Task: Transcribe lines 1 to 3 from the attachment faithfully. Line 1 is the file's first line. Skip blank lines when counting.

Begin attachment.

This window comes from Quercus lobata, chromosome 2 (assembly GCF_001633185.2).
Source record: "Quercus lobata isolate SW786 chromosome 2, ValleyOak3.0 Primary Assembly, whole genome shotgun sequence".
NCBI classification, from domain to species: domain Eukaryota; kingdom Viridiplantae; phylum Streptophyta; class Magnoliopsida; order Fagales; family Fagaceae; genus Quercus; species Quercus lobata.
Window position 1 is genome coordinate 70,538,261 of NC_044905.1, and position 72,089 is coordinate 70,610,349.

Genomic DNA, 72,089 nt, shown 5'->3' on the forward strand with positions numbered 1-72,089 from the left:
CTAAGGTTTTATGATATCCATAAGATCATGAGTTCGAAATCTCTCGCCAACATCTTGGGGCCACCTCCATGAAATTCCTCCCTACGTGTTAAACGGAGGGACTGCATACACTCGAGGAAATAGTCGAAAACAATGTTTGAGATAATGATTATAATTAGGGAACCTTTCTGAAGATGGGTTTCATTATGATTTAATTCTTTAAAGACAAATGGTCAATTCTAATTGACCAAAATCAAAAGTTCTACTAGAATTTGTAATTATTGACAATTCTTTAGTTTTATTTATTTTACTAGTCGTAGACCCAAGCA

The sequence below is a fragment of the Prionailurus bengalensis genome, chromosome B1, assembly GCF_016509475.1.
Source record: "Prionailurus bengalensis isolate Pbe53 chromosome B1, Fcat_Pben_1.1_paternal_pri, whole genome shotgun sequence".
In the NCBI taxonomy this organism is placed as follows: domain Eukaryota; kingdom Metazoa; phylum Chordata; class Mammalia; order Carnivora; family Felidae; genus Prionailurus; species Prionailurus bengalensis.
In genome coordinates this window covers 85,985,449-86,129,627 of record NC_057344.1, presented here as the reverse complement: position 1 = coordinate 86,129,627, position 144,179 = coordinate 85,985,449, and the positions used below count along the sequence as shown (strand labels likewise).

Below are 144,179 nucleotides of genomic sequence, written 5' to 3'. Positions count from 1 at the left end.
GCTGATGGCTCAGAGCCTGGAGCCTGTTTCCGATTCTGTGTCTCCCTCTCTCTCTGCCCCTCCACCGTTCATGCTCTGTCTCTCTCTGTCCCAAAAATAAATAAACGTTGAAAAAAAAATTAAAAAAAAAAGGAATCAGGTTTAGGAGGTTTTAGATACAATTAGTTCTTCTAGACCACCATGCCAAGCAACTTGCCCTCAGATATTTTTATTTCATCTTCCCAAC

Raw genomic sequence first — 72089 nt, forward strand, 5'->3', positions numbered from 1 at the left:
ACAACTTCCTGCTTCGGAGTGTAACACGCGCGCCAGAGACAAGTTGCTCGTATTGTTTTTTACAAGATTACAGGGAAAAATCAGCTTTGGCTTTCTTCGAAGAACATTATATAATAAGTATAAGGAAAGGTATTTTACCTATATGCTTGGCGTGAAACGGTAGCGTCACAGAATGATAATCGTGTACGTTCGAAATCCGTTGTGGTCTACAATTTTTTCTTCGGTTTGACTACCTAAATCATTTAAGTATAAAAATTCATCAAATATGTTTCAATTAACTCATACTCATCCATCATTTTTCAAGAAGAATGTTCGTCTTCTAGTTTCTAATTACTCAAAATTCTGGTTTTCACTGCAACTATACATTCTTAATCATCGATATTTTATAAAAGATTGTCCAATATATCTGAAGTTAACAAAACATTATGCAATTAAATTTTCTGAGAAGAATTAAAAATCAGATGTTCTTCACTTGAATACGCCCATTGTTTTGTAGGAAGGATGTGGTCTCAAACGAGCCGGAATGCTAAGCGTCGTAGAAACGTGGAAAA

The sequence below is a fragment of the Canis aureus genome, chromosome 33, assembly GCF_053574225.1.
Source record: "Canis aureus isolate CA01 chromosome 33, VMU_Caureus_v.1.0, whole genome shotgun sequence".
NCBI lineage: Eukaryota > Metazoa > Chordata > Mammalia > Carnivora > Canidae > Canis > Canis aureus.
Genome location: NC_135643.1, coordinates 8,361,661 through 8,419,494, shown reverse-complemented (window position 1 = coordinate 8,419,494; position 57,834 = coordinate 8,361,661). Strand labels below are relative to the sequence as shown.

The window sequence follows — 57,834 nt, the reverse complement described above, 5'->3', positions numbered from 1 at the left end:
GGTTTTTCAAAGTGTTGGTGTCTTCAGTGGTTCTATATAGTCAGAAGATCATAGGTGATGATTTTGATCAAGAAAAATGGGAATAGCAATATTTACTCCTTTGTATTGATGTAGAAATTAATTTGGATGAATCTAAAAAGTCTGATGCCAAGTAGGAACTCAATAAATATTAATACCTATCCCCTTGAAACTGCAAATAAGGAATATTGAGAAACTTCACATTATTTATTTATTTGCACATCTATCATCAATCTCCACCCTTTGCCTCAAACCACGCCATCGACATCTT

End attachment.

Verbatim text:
This window comes from Quercus lobata, chromosome 2 (assembly GCF_001633185.2).
Source record: "Quercus lobata isolate SW786 chromosome 2, ValleyOak3.0 Primary Assembly, whole genome shotgun sequence".
NCBI classification, from domain to species: domain Eukaryota; kingdom Viridiplantae; phylum Streptophyta; class Magnoliopsida; order Fagales; family Fagaceae; genus Quercus; species Quercus lobata.